Waiting for Godot

Great Carthage waged three wars. It was still powerful after the first, habitable still after the second. Gone without trace after the third.

Bertolt Brecht (1951)

Samuel Beckett died thirty years ago, on 22 December 1989. He received the Nobel Prize for Literature fifty years ago, in 1969.

Arguably Beckett’s most famous play is Waiting for Godot. Typically, when this play is presented today the comedy of it is emphasised, as is its “absurdist” label, suggesting that life is meaningless. Beckett had moved permanently to France in the late 1930s. After the outbreak of the Second World War he remained in Paris, where he joined the Resistance following the Nazi invasion of France.

From 1947 on, Beckett wrote primarily in French. Waiting for Godot, written in 1948, is no exception. The Second World War was just over.

Although this is not specifically stated, Beckett’s play presents the audience with a post-nuclear-war scene. The stage is practically empty except for a country road and a bare tree. In this landscape two characters, Vladimir (Didi) and Estragon (Gogo), just about exist. These two men struggle to perform the most elementary actions, such as taking off a shoe. They sleep rough and are regularly beaten up by gangs at night. This is so commonplace that they barely comment on it. The human experience is reduced to simply staying alive and performing, with effort, the simplest actions.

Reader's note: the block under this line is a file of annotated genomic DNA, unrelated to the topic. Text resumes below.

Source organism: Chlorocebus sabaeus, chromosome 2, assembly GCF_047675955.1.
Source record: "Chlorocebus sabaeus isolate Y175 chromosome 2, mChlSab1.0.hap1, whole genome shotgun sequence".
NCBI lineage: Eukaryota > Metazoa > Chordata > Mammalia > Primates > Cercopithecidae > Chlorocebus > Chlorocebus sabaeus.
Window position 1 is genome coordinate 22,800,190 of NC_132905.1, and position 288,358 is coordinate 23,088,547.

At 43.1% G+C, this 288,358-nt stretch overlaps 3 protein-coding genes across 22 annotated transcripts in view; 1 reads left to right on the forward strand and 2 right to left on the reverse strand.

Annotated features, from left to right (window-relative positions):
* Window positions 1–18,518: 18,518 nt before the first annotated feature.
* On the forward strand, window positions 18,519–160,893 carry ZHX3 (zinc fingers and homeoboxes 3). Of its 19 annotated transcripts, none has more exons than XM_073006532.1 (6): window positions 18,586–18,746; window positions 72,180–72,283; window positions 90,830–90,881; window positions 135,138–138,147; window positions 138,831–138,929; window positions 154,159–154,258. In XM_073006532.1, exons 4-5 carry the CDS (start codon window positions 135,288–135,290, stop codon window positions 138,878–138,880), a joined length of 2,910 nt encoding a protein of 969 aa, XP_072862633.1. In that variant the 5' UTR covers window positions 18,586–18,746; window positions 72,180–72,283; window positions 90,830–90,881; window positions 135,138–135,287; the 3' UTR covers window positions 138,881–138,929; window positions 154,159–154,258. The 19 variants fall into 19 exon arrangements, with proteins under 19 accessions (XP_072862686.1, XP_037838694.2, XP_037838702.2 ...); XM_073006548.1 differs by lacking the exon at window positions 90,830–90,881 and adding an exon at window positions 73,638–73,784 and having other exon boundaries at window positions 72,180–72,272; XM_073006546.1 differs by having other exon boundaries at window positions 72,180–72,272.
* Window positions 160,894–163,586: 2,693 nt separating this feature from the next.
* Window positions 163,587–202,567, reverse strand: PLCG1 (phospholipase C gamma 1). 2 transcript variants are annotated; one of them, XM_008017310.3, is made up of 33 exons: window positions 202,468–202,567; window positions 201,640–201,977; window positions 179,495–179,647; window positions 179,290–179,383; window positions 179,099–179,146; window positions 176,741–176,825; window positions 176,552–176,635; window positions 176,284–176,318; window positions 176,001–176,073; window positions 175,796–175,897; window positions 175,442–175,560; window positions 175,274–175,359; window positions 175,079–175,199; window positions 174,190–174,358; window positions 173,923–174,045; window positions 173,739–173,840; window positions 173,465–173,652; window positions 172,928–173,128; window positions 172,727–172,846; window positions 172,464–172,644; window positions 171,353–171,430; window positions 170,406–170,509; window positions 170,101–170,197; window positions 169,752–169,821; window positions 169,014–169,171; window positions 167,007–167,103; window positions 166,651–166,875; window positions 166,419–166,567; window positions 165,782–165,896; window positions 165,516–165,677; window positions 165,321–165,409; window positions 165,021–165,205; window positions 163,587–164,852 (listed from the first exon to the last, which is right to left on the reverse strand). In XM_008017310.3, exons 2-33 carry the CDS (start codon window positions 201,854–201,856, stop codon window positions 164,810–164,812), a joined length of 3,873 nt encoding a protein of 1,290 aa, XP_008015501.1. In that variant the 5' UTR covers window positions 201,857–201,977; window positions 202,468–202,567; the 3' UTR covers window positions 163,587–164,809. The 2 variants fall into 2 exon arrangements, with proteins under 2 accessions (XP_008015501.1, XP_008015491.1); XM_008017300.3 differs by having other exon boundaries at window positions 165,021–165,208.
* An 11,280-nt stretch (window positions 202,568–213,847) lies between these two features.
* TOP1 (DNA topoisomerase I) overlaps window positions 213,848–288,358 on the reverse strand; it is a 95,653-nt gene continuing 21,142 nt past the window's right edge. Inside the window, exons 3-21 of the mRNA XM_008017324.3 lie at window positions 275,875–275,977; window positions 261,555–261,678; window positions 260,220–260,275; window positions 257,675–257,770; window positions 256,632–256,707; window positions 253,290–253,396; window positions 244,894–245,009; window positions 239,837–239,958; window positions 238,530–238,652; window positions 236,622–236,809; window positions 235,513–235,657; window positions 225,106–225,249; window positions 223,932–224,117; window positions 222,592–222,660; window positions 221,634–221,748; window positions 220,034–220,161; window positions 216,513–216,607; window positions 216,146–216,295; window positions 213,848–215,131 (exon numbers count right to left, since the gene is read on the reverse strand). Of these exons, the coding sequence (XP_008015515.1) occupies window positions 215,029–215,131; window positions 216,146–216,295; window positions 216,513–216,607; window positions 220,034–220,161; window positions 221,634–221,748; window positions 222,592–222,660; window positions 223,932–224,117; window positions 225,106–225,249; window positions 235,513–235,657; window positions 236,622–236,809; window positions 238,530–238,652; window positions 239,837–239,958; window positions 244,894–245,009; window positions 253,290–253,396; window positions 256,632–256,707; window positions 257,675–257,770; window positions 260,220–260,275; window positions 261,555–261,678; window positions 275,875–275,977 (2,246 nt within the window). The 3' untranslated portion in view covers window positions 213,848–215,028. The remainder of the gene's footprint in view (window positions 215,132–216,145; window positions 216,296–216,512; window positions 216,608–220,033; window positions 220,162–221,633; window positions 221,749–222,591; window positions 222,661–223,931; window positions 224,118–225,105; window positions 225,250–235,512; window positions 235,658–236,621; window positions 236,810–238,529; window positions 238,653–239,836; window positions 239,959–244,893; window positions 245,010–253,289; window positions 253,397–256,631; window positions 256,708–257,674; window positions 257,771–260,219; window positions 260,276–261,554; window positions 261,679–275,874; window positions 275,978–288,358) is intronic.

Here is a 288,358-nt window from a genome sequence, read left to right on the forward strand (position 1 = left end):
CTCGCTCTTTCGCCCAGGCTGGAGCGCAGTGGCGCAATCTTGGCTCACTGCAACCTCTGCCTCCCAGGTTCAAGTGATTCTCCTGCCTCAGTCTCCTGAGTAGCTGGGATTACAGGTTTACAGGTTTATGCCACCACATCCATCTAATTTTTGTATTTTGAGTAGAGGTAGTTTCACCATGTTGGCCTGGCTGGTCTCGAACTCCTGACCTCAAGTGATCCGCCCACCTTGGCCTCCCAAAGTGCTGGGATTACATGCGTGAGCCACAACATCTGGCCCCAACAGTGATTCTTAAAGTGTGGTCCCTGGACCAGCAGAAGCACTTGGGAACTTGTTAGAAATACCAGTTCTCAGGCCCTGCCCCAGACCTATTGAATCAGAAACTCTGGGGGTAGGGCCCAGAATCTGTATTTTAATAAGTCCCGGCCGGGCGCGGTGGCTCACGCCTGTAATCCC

In 1948, after the war and the nuclear carnage of Hiroshima and Nagasaki, people had almost come to the end of their humanity and any positive human experience.

In Waiting for Godot there is no prospect of action. The entire play presents us with the two main characters doing nothing and waiting in vain. Narratives that were once useful for endorsing human goodness have all been stripped of their meaning, including a clearly vain hope for God(ot) to arrive. In fact waiting for God(ot) prevents any movement out of this state. When a boy appears to tell them that Godot is not coming today, Estragon refers to himself as Adam. Humankind has become what Shakespeare’s King Lear refers to when he speaks of the most destitute: a “poor, bare, forked animal.”

When the character Pozzo appears, with his slave, which is a nod to the existence of a “master” class, he sees Gogo and Didi and comments: “You are human beings none the less . . . Of the same species as myself . . . Made in God’s image!” Any aspiration to godlike form and intellect has been annulled, or perhaps the reverse applies: God is this.

Thinking is an effort. On one occasion Didi and Gogo contemplate suicide by hanging themselves from the bare tree (of life?). One reason they do not do this is that one of them may remain alive and therefore alone. That is a fate worse than death. “I remain in the dark.” This gives some hope. Two characters are, after all, a small community, and they do help each other survive.

And when Pozzo asks Gogo and Didi for help in getting to his feet they respond to this with “It is not every day that we are needed.” This profound statement acknowledges that Pozzo’s call for help is addressed to “all of mankind,” and “at this place, at this moment of time, all mankind is us, whether we like it or not.” Ironically, all four men end up on the ground, and their cries for help go unheeded. Standing upright has become impossible. Purposeful labour and action no longer define us.

Beckett’s play is of immediate relevance to the world today. Like Brecht, Beckett warns of the ultimate destruction of humanity. He does not give his audience much hope. All we can do is take this message to heart and change the world.